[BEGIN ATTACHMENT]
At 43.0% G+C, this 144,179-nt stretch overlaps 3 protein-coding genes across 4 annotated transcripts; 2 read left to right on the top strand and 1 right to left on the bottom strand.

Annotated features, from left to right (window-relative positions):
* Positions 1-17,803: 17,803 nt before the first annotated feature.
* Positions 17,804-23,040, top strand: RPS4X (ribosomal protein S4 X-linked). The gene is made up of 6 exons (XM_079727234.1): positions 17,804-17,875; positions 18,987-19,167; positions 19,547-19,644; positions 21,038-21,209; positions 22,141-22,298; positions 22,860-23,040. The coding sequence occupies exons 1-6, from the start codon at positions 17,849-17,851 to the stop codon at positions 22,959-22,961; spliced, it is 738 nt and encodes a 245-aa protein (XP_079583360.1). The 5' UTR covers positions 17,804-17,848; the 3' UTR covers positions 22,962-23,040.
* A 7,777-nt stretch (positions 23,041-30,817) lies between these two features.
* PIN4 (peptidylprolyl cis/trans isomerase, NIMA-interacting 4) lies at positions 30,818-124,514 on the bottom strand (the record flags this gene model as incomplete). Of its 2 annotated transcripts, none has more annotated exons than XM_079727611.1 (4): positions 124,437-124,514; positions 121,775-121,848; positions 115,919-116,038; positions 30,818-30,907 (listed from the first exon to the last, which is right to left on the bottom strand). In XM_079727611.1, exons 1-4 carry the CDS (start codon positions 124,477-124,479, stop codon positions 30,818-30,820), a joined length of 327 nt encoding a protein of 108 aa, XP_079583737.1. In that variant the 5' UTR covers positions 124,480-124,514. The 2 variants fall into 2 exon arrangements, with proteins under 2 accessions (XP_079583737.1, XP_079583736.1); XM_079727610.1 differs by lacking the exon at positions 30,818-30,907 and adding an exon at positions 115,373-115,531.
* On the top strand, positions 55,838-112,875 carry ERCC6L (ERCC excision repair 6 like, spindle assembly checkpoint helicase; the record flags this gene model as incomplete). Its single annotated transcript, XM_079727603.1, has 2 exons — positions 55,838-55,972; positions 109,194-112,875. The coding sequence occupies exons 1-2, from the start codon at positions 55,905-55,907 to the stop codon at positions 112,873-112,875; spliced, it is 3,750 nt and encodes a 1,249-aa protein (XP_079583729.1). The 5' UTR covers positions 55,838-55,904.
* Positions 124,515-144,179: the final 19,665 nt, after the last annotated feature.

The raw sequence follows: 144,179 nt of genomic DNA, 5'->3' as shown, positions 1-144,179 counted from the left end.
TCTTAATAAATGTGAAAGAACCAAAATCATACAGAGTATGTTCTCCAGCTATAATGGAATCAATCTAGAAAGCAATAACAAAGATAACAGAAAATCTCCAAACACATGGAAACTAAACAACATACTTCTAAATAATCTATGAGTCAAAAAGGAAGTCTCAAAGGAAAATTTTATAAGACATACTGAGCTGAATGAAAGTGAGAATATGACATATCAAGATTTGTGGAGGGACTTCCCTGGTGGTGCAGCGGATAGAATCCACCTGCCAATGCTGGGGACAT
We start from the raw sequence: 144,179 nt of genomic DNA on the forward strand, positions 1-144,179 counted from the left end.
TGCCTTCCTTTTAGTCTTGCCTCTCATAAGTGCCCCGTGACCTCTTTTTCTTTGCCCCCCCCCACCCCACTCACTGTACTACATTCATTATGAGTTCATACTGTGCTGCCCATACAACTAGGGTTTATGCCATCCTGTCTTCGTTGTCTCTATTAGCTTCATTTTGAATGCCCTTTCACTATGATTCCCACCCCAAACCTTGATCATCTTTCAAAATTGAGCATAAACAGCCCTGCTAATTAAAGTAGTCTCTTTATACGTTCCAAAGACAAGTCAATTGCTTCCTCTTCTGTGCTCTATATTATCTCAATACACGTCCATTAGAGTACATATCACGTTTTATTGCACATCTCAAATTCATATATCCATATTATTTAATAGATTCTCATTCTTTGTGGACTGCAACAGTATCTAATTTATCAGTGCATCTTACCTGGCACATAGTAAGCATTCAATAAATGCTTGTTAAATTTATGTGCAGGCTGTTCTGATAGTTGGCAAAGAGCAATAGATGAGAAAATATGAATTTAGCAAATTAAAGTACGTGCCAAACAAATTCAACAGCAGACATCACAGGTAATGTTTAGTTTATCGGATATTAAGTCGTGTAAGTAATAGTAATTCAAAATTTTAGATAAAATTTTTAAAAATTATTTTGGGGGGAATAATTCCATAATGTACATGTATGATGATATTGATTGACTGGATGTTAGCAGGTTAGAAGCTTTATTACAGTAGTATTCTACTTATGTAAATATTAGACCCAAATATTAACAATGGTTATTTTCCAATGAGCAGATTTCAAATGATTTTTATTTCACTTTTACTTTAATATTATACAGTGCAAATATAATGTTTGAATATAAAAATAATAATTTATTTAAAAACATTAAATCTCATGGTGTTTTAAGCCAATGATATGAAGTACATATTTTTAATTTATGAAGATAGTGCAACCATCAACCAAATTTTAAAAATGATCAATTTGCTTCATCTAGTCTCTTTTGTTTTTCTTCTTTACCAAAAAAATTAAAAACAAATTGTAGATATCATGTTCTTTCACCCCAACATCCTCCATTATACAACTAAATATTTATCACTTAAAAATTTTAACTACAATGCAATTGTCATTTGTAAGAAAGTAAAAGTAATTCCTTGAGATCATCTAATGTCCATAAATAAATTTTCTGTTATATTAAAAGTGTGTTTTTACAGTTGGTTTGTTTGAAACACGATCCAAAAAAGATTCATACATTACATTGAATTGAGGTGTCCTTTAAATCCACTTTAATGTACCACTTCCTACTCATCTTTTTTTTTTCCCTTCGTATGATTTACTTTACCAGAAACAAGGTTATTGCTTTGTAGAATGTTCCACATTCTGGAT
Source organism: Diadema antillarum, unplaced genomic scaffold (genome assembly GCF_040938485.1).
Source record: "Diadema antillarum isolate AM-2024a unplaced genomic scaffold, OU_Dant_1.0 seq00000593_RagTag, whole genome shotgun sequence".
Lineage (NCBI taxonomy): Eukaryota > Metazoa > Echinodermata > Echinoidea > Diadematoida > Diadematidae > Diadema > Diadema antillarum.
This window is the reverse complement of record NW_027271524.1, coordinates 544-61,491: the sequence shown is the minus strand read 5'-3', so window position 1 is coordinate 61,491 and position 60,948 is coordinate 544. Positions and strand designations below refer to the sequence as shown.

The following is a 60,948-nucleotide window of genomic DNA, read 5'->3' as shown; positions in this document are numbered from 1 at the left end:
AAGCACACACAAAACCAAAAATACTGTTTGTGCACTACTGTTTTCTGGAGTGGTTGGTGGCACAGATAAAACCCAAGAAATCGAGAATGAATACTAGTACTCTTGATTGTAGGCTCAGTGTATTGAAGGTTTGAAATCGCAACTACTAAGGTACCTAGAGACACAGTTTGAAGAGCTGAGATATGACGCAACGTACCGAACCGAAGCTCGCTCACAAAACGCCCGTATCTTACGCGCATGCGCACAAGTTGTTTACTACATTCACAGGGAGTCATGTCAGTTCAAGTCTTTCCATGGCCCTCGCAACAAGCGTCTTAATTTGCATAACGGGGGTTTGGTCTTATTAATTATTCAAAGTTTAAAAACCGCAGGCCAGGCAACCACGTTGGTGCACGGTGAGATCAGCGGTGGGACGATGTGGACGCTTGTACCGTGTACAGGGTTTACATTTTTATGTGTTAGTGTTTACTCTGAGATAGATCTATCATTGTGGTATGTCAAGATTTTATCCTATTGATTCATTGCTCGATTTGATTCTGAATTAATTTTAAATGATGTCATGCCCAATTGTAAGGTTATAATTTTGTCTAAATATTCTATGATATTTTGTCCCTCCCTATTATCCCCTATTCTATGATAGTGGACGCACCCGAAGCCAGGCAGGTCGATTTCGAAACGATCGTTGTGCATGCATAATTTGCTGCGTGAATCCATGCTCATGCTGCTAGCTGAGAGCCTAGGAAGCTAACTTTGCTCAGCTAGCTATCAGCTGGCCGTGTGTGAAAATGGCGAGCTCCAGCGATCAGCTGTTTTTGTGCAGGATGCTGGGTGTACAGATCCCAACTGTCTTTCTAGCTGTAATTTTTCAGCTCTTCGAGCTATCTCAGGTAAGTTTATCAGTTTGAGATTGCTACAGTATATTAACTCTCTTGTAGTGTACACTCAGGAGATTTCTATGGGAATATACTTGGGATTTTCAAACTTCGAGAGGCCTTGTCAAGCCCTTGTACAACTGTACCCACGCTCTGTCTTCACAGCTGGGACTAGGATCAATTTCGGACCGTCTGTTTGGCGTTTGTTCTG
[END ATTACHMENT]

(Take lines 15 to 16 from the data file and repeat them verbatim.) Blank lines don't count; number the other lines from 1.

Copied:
Lineage (NCBI taxonomy): Eukaryota > Metazoa > Echinodermata > Echinoidea > Diadematoida > Diadematidae > Diadema > Diadema antillarum.
This window is the reverse complement of record NW_027271524.1, coordinates 544-61,491: the sequence shown is the minus strand read 5'-3', so window position 1 is coordinate 61,491 and position 60,948 is coordinate 544. Positions and strand designations below refer to the sequence as shown.